$1.3 billion will go towards co-investment with states and territories and private companies in everything from port and road upgrades to dam and logistics hubs in northern and central Queensland, the Hunter in New South Wales, the Northern Territory, and the Pilbara region of Western Australia. There’s also $2 billion for a new national Water Infrastructure Development Fund’ to help unlock water resources and improve irrigation.

$844 million is set aside for the Roads of Strategic Importance program, which will upgrade key freight routes such as the Bruce Highway in Queensland and the Princes and Pacific Highways in New South Wales. Contact Imgrams Accounting to discuss how the federal budget winners and losers will impact you.

Great Barrier reef

The Great Barrier reef is a much-needed winner in the federal budget winners and losers list. It had been announced previously, but the budget includes the billion dollars that the government mentioned earlier this year for the Great Barrier Reef. Most of the money will improve water quality, with a smaller amount set aside for reef management and research. Following a warning from the UN’s environmental body last year that it intended to designate the reef as

The $1 billion will be dispersed over nine years and administered by the Environment Department in tandem with the Great Barrier Reef Marine Park Authority, with funds distributed through local communities, businesses, and traditional owners. However, some experts slammed the expenditure, arguing that if global carbon emissions aren’t reduced, it will be for naught.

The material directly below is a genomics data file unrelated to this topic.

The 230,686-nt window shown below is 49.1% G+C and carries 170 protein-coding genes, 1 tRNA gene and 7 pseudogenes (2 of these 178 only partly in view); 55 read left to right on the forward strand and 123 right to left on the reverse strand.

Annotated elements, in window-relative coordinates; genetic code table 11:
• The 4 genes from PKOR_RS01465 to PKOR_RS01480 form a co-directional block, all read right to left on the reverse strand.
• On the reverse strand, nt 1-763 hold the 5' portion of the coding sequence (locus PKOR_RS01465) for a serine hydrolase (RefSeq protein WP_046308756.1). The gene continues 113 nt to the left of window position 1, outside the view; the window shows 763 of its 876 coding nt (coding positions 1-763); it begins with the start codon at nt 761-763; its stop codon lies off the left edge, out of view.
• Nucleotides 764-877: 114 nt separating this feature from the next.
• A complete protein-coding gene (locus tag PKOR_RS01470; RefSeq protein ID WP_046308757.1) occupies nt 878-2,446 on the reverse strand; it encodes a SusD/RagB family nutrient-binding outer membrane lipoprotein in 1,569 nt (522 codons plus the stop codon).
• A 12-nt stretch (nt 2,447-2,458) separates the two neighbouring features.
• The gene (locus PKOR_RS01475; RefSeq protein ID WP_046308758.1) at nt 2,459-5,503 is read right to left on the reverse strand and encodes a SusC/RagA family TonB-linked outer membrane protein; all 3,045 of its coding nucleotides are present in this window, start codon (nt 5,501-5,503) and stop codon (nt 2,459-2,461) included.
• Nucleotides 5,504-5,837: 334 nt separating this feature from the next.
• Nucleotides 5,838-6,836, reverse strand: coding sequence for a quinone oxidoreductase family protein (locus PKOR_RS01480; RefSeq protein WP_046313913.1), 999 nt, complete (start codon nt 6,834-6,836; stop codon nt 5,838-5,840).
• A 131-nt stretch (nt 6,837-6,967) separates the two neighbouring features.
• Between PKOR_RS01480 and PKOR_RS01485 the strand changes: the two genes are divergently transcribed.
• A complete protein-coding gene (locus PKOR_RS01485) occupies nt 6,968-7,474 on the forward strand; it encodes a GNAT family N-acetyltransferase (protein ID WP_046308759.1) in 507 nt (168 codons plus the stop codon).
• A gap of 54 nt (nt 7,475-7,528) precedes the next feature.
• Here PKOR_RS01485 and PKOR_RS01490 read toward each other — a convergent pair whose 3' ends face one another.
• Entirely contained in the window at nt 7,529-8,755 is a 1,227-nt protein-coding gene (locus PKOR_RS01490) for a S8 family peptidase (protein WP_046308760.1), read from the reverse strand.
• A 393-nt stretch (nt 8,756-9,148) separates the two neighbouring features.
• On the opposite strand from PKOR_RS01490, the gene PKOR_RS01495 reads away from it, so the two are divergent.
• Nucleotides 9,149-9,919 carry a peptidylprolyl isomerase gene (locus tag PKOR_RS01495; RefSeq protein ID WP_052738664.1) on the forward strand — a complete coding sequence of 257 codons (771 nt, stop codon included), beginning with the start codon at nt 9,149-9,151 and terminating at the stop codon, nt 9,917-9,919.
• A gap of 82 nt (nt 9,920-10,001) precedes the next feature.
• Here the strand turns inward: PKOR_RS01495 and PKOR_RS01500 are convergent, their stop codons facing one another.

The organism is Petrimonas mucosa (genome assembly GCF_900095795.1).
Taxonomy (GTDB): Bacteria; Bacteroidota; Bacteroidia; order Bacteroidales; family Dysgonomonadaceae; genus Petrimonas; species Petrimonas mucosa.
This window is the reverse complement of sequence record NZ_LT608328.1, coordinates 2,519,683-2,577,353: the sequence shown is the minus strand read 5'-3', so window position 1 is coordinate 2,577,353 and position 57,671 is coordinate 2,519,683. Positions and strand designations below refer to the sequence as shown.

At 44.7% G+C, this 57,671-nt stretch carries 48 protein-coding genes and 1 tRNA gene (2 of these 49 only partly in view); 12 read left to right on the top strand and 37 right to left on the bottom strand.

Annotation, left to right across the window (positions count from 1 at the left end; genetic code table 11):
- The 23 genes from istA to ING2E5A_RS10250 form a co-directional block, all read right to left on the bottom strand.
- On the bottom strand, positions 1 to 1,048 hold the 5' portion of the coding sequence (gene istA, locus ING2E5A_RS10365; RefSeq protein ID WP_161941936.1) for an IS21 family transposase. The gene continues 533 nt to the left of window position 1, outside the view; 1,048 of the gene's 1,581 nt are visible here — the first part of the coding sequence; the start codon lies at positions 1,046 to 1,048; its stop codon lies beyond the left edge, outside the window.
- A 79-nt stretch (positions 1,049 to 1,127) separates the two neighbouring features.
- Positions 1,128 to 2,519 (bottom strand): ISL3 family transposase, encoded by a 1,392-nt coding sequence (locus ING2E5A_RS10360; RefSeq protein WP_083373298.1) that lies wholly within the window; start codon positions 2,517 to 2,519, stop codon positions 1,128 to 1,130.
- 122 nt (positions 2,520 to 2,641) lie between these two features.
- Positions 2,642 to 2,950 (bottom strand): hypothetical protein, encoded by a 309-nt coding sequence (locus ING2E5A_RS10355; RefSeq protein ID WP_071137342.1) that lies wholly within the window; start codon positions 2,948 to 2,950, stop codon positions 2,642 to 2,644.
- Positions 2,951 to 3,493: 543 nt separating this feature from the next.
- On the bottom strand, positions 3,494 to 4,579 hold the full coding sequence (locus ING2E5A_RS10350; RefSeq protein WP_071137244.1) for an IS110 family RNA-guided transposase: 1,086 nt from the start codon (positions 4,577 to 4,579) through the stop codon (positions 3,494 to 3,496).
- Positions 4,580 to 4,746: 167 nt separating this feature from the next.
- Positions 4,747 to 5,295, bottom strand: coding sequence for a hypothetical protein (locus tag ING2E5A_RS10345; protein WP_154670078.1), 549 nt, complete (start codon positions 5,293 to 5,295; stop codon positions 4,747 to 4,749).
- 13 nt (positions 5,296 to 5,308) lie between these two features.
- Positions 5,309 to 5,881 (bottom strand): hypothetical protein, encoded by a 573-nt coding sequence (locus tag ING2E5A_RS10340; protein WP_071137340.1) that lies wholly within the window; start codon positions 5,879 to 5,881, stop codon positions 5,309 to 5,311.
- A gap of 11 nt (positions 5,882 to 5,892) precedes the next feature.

Cyber security

Cyber security is a well-deserved winner in the federal budget winners and losers list.  The Australian Signals Directorate (ASD) will receive $9.9 billion in funding to strengthen our cybersecurity and intelligence capabilities over the next ten years. It’s called REDSPICE (Resilience, Effects, Defense, Space, Intelligence, Cyber). At ASD, it will lead to the creation of 1,900 additional jobs.

In the budget, the government clarifies that the money will be used to improve Australia’s ability to defend itself and some of its most important infrastructure from cyber attacks and combat them. The government has issued warnings about potential cyber assaults from China and Russia, urging firms to update their networks to resist any future assaults better. Contact Imgrams Accounting to discuss how the federal budget winners and losers will impact you.

Recycling